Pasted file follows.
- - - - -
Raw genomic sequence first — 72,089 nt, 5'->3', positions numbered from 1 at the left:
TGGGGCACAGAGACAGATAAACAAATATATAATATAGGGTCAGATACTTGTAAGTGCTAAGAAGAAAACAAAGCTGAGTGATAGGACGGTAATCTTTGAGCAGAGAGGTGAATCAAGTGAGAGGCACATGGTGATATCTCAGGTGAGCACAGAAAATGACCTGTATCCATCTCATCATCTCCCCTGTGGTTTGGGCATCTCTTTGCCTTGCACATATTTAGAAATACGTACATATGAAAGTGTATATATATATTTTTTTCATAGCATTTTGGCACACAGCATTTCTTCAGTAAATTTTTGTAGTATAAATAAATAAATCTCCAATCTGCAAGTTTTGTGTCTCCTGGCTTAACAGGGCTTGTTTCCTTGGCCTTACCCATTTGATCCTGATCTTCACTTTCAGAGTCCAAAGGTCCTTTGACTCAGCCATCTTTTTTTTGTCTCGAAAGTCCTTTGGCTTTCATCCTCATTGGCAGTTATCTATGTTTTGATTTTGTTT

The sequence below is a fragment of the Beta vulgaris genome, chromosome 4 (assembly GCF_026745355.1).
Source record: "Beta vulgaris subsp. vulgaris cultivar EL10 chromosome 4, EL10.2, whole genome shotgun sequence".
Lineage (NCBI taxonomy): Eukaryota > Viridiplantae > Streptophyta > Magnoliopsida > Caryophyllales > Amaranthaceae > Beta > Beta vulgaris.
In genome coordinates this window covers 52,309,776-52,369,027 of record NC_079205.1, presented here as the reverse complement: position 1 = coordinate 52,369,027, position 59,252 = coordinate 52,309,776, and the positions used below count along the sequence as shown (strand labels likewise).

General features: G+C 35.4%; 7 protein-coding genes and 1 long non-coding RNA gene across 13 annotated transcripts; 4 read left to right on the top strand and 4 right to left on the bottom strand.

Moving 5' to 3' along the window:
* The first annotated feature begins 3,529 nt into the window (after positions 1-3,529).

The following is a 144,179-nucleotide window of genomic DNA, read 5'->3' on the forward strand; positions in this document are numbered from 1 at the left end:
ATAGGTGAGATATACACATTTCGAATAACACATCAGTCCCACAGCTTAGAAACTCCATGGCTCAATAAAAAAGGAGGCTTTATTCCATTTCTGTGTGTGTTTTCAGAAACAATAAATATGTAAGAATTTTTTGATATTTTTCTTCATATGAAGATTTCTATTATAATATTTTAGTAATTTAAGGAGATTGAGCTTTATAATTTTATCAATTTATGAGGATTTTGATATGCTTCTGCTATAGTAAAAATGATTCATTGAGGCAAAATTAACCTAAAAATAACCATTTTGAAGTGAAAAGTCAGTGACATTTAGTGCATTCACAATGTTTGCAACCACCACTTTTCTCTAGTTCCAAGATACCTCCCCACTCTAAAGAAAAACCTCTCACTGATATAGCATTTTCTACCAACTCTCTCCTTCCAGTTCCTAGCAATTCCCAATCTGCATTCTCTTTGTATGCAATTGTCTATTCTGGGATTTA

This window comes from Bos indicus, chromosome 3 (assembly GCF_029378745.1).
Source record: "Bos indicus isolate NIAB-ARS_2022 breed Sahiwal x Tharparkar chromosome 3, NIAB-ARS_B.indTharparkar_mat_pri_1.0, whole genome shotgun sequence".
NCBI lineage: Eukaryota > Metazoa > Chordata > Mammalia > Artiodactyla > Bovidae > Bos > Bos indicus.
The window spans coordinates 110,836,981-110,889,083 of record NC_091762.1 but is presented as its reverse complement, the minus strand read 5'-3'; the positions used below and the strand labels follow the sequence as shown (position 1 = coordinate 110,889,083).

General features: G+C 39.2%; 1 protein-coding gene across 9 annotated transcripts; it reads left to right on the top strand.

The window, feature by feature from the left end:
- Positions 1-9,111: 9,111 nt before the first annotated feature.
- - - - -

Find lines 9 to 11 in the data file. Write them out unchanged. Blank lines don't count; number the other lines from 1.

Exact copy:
* The first annotated feature begins 3,529 nt into the window (after positions 1-3,529).

The following is a 144,179-nucleotide window of genomic DNA, read 5'->3' on the forward strand; positions in this document are numbered from 1 at the left end:
ATAGGTGAGATATACACATTTCGAATAACACATCAGTCCCACAGCTTAGAAACTCCATGGCTCAATAAAAAAGGAGGCTTTATTCCATTTCTGTGTGTGTTTTCAGAAACAATAAATATGTAAGAATTTTTTGATATTTTTCTTCATATGAAGATTTCTATTATAATATTTTAGTAATTTAAGGAGATTGAGCTTTATAATTTTATCAATTTATGAGGATTTTGATATGCTTCTGCTATAGTAAAAATGATTCATTGAGGCAAAATTAACCTAAAAATAACCATTTTGAAGTGAAAAGTCAGTGACATTTAGTGCATTCACAATGTTTGCAACCACCACTTTTCTCTAGTTCCAAGATACCTCCCCACTCTAAAGAAAAACCTCTCACTGATATAGCATTTTCTACCAACTCTCTCCTTCCAGTTCCTAGCAATTCCCAATCTGCATTCTCTTTGTATGCAATTGTCTATTCTGGGATTTA